[cross-posted from GreenCouple.com, where my fiancee and I talk about how we’re trying to live green(er) together]
I’ve stolen this counterintuitive title from a section in Tim Harford’s interesting economic book (and who thought that phrase would ever be used?), The Undercover Economist. The book as a whole is a great overview of economic thinking applied to a variety of topics, from finding a good used car to pricing coffee. Near the end, Harford attempts to debunk the idea that trade protectionism prevents globalization from damaging the environment. I find most of his arguments very persuasive, although there might be more arguments against globalization that he doesn’t cover. Hardford identifies three main anti-globalization arguments: a “race to the bottom,” transportation costs, and the idea that economic growth inherently hurts the planet.
In a “race to the bottom” view, globalization encourages production in countries that have lax environmental laws. To promote production in their countries, poor areas of the world would weaken their environmental laws, leading to no environmental protection at all. Harford argues against this on multiple fronts. First, he points out that the vast majority of trade is between rich countries with similar environmental standards. Harford also notes that many of the strategies with the most environmental impact, like energy efficiency, also save money (the same is true on an individual level!). In addition to arguing theory, Harford looks at the numbers behind the claim and find that companies are much more likely to invest in polluting industries in rich countries than in poor ones. This counterintuitive claim makes sense when you realize that the most polluting industries, like Harford’s example of bulk chemical processing, require infrastructure like roads that poor countries just don’t have. Finally, Harford looks at two competing situations: the increase in China’s air quality as foreign investments increased and the increase in environmental problems (high-yeild farming, primarily) caused by protectionist agricultural policies around the world.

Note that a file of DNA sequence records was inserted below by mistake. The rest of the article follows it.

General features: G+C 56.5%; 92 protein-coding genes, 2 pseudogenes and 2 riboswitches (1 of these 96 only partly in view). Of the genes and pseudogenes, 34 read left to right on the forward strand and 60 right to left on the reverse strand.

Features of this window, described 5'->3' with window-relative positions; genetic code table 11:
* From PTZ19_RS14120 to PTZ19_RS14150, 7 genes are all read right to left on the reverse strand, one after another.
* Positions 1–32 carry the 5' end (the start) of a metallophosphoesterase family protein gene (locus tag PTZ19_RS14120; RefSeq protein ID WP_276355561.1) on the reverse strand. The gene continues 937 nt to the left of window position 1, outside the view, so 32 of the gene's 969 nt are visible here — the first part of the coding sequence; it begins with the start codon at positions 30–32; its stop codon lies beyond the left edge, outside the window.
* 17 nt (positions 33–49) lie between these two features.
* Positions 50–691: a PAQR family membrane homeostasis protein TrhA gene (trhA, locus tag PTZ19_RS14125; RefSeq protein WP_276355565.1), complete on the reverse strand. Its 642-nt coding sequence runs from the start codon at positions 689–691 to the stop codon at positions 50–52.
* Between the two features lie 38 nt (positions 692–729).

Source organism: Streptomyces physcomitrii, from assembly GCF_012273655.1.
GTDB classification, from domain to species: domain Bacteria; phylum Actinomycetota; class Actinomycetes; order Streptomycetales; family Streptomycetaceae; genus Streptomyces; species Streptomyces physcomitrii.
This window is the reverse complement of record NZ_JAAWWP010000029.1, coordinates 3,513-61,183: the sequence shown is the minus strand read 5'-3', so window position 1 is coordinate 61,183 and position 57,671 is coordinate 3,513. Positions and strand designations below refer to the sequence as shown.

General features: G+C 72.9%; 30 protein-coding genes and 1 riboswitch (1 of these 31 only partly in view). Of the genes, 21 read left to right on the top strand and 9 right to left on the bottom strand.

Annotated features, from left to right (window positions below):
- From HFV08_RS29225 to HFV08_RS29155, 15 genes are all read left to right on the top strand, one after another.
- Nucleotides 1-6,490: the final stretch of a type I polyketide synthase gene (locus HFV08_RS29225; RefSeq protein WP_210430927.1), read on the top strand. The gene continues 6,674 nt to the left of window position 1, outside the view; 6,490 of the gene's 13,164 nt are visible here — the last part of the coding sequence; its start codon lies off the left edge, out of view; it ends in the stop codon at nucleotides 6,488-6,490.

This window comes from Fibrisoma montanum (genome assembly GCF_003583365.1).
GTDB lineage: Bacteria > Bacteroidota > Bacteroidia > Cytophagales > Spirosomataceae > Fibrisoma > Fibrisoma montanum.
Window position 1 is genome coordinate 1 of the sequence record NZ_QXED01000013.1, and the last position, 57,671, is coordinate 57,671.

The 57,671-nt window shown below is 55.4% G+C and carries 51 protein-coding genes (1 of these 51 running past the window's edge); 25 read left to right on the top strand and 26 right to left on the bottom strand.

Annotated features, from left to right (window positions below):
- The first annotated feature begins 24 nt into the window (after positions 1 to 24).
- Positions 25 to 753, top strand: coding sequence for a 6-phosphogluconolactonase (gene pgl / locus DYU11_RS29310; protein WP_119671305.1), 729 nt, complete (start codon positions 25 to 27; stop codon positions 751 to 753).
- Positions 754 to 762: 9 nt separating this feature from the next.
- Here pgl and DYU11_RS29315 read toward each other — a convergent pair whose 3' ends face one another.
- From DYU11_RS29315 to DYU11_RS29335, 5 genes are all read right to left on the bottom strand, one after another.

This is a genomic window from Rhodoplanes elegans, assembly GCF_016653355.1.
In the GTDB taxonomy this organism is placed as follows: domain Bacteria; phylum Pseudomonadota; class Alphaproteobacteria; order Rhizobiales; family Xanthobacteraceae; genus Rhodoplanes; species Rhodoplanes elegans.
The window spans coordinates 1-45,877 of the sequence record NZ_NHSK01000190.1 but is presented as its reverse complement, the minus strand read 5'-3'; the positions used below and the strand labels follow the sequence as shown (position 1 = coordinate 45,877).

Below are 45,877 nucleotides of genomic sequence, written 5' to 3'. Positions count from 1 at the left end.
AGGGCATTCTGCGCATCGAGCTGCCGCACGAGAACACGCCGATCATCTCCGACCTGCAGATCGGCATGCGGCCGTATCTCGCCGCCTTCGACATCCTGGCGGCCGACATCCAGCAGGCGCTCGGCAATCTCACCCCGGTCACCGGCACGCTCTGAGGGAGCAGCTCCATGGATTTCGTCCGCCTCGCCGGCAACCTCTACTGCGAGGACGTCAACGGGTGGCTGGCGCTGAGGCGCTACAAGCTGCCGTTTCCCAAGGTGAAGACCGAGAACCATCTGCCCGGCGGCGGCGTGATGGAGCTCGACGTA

Even if a race to the bottom isn’t likely to happen, it’s obviously true that transportation costs are high when buying overseas. Harford agrees, but points out that the transport costs of moving a CD player from Osaka to LA is less than that of moving it from LA to Arizona. Of course, buying locally is better yet, but even then there’s the possibility that the transportation costs are very high. To combat the environmental effects of transport, Harford suggests, as he does throughout the book, that a direct cost on externalities like air pollution caused by travel make the most sense. That way, the final cost of the item will give you a direct idea of how much environmental damage it’s done, whether it originated in LA or in Osaka.
Finally, Hardford takes on the claim that globalization leads to damaging environmental growth. For the poorest countries, the environmental problems they face, things like pollution from wood-burning stoves and unsafe drinking water, can be alleviated or eliminated with trade. Developing countries do have increasing environmental issues, but Harford brings up the moral dilemma that this creates: to reduce their environmental impact, we have to keep nations poor, which leads to preventable deaths by the problems poor countries face. Once again, Harford’s solution is a tax on externalities like the US tax on sulfur emissions. This would make cleaner technology even more attractive to developing nations, helping them leapfrog the environmentally worst stages of a developing economy.
Although Harford’s last claim seems the most dubious, I’m willing to grant that it’s better to figure out ways to encourage green economic production than to keep countries from developing at all.
So maybe globalization can be green after all. What do you think?